To answer the stated question- if Alice doesn't arrive at a hotel until a week after Bob has left- or, really, if she arrives at the moment just after Bob finishes his sensitive business- then it is unlikely that whatever nefarious activities Alice undertakes- in the context of targeting guests- will compromise Bob.
Schneiers first law notwithstanding, it would be unusual for a hotel to be capturing and storing traffic, and it would also be unusual for Alice to target that particular repository of data, should even she know of its existence. People currently at the hotel are going to be much more interesting targets, as their presence offers more opportunities to enable them to be compromised.
Phishing in general is far and away the most common method of compromise, and most compromises that occur are, from the perspective of the attacker, simply opportunistic commercial transactions. Guests staying at a hotel can reveal a lot of information about themselves that can be employed to convince them to open an email with an appealing and seemingly trustworthy offer- one that perhaps even appears to have been sent directly from hotel staff. Not to belabor the metaphor but hotel ponds are well stocked.
Of course, sensitive information about Bob will be stored in the systems the hotel uses to conduct its business, which include software to store and manage payment data as well as guest contact information, preferences and any notes made about their stay by hotel staff. Should Alice target and compromise these systems then Bob's information would be exposed to her.
On the general topic of hotel hygiene- for all intents and purposes, internet services at a hotel are like other shared services like pools and restaurants- amenities targeted to a captive audience. Cleanliness, quality, and other attributes are not necessarily competitive requirements. Internet services are no different.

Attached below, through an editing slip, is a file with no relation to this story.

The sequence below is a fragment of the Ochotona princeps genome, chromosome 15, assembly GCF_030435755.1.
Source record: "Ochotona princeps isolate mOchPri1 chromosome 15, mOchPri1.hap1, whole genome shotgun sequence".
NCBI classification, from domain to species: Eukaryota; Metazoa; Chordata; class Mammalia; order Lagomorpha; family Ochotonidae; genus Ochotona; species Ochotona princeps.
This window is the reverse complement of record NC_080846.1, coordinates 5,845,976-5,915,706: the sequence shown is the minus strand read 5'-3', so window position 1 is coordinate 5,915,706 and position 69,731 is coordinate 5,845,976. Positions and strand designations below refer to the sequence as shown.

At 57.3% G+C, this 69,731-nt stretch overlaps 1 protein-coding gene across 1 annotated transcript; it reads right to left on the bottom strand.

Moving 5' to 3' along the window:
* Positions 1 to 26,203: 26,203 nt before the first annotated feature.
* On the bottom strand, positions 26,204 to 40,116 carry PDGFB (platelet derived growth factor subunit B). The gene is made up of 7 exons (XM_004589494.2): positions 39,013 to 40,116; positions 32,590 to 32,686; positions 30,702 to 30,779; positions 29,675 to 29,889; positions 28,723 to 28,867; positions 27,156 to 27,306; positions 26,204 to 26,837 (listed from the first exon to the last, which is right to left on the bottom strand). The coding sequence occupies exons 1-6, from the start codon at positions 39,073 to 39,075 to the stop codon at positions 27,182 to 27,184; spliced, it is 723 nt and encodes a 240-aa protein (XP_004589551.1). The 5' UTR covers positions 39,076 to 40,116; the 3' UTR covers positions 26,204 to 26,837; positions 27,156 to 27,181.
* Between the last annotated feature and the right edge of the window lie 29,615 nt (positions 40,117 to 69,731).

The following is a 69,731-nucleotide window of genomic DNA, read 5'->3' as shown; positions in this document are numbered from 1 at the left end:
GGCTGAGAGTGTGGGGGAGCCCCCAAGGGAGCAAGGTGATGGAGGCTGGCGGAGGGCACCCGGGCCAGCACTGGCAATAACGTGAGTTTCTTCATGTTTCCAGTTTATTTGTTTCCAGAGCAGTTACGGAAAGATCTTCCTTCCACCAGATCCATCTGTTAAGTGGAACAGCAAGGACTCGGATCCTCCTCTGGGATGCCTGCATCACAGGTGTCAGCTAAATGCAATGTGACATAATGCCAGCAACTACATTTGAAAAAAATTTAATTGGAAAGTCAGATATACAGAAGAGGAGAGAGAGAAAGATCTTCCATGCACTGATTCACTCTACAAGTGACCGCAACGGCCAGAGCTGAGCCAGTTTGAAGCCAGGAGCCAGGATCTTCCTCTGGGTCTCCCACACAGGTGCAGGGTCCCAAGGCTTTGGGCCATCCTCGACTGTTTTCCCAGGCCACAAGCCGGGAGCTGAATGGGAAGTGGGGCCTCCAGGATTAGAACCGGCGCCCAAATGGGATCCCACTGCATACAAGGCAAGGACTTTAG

Hotels have also always drawn elements looking to take advantage of guests- who are unfamiliar with the area, who aren't staying long, who have schedules and logistical constraints that prevent them from following up on inconveniences, and who on vacation often have their guard down.
Of course, you are not likely to be robbed at a large hotel in a major US city, and you are similarly not likely to have your credentials stolen. But if you are inclined to take precautions, you are not crazy for doing so.
From a practical perspective:
- If you have a sensitive service provider who for some reason does not require https, find another service provider
- If you travel and frequently have to do business over public or hotel wifi, for email and other sensitive accounts find providers who support 2FA https://twofactorauth.org/
- If you have to check credit card or bank accounts from a hotel and don't have 2FA and you are worried about it, prefer getting a network connection from your phone by tethering over using the hotel network, either wired or wireless. It likely doesn't make a difference in any specific case, but generally speaking cell data networks are more safe.
- Tor and VPN are not better than https on the specific issue of protecting credentials. All of those tools protect the content of your communications. What Tor and VPN also do is prevent someone monitoring network traffic from knowing whom you engaged with in those communications. With https, someone watching network traffic can tell that you had a session with Bank of America that started at 2pm and lasted for 15 minutes, though they can't tell what credentials and other data you exchanged. With VPN, someone watching network traffic can only tell that you connected to your VPN provider at 2pm, not whom you communicated with over the VPN. Only your VPN provider knows that. And with Tor, outside of state actors, no one monitoring the network has any idea what you did.